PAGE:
Just once I'd like to be able to sit down and honestly say I was wowed. Looking back over the last 2 years of writing for this blog there's a definite streak of snarky in almost every game I've written about. It's distressing...
I really want to be able to say that somebody finally got it right. I'd just love to see a game that made me proudly proclaim! " I paid $60 for this and it was worth twice that!"
Alas, it's yet to be...
Case in point, Grid 2.
I was a devout fan of the original Race Driver: Grid, so I waited with anticipation for its sequel. The original occupied hours of my time and consumed many more competing with my friends. I wanted to learn every nuance of the game and it was actually possible without spending a dime on DLC. If you drove a McLaren, it wasn't going to handle like a minivan. The tracks were challenging but not discouraging. The cars reacted the way you expected them to with the physics spot on. A Camaro was going to drift like a drunken sailor on a Jet Ski and you could be sure a Pagani Zonda was going to handle like it was on rails.
Having actually owned a few examples that appeared in the game I can attest to the accuracy.
Rarely would you get a car that was completely unsuited to a particular race type or track. It did happen, but not enough to abandon the game.
Unfortunately, that happens a lot in Grid 2 and that's just the first of my many annoyances with the game. After many months of avoiding it I went ahead and loaded up Grid 2 tonight to give it one more shot before declaring it shunned.
I have about 25 hours into the game so it's not like I haven't given it a fair chance.
My attempt to redeem the game led me to try a few global challenge events. In one I was asked to drive in one of my (least) favorite types of events called overtake.
In case you don't know, "Overtake" is best described as a commute on steroids. The whole idea is to pass a bunch of trucks without running into them . Every pass gives you points and they multiply with every additional vehicle that succumbs. The wrinkle is that there's a countdown timer that gradually reduces your awarded points if you don't pass another vehicle in the allotted time.
Oh yeah and if you so much as let a hubcap stray off the track you lose all your current (not banked) points and start at 0 for going "off-track". I won't even get into how the trucks can ram you leaving you with the "collision" penalty. I mean c'mon! At least give me a whiplash bonus!
That wouldn't be so bad except that you usually get the wrong car on the wrong track with an astronomical goal almost impossible to achieve with your available vehicles.
That is, unless you buy DLC packs.
See, Grid 2 has a bad case of "Freemium" disease except that the game wasn't free. There's a constant push to get players to buy more DLC for the game. That DLC is almost always in the form of a selection of better cars. Cars that coincidentally (NOT) are perfectly suited for the event unlike the sad examples you have available otherwise. I've literally seen events that had all but one vehicle labeled as an "add-on." (DLC)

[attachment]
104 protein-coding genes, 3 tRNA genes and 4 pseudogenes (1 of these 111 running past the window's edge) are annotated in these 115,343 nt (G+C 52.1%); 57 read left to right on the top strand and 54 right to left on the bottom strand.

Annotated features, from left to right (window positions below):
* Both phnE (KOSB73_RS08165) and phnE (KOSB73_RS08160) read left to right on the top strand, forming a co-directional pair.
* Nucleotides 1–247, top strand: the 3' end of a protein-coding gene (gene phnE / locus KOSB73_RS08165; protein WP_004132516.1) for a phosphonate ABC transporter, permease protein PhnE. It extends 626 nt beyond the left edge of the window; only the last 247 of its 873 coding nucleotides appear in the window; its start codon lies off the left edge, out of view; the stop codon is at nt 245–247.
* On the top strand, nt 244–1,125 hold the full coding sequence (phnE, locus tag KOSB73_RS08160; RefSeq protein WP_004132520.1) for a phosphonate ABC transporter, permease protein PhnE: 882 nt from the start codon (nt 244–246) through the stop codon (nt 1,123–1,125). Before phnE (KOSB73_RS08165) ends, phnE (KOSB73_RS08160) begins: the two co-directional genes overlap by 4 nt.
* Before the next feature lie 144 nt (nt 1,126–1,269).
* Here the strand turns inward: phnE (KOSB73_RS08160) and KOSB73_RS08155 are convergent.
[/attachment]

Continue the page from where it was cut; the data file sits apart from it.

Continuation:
Of course devotees would argue that you could always upgrade or buy better cars without any DLC but it's a catch 22 since you'll be hard pressed to win any races without the right car and thus not have too many greenbacks to purchase that perfect ride. There's also the issue of some DLC cars being better than anything you could ever build via the in-game car upgrade system.
Bottom line, the game is slanted towards DLC and without it just becomes an endless grind. If you wanted to top the leader boards you'll have to buy every DLC pack available for Grid 2 to get the necessary cars. When you were done, you'd end up paying more than the original purchase price of the game! ($70)
DLC is supposed to enhance the experience not be a core component of it. Grid 2's DLC is largely composed of car bundles and maybe a new route on an old map. New cars are nice but you shouldn't need them just to play the basic game.
I've literally had a challenge meant for a McLaren with only the choice of a Volkswagen Golf to race with. Needless to say I didn't medal in that race. I've also had drift events where my only choice of car was the aforementioned Mercedes SLR or McLaren road racer. Two cars that were explicitly designed NOT to kick their tails out! Grid 2 at least got the physics right on that one.
So it's back to the shelf for Grid 2. It's not fun anymore. The first few weeks were amusing but once I tired of the pretty scenery it got to be a grind. The real problem is, the game is all glitter and no gold. Even my regular LAN party buddies have given up on the game choosing instead to go back to the original game to satisfy that need for speed.
I'm really tired of being disappointed. I'd honestly like a game to be worth its purchase price but few are. Think about this. If a publisher can slap a $60 pre-order price and then give away $15 of DLC then the game is overpriced. It really is that simple.
I'm probably at least a decade older than most people who write about games which means I have a lot more patience and spend a lot more time evaluating my game purchases. Loyalty has a lot to do with that and lately I feel a bit betrayed.
I'll gladly plunk down a few extra greenbacks to extend the fun but one of the reasons I have yet to buy Battlefield 4 (aside from the price) is the money machine it's become. BF4 is about the multiplayer and you're not going to have much fun for very long without paying EA for DLC.
Truth be told I'll probably buy Call of Duty: Ghosts first simply because I know the story is good and the co-op won't require me to buy any DLC. Activision is no better than EA in it's DLC schemes but at least I'll get my money's worth out of the purchase of the core game.
That's the failure of the "DLC first" strategy.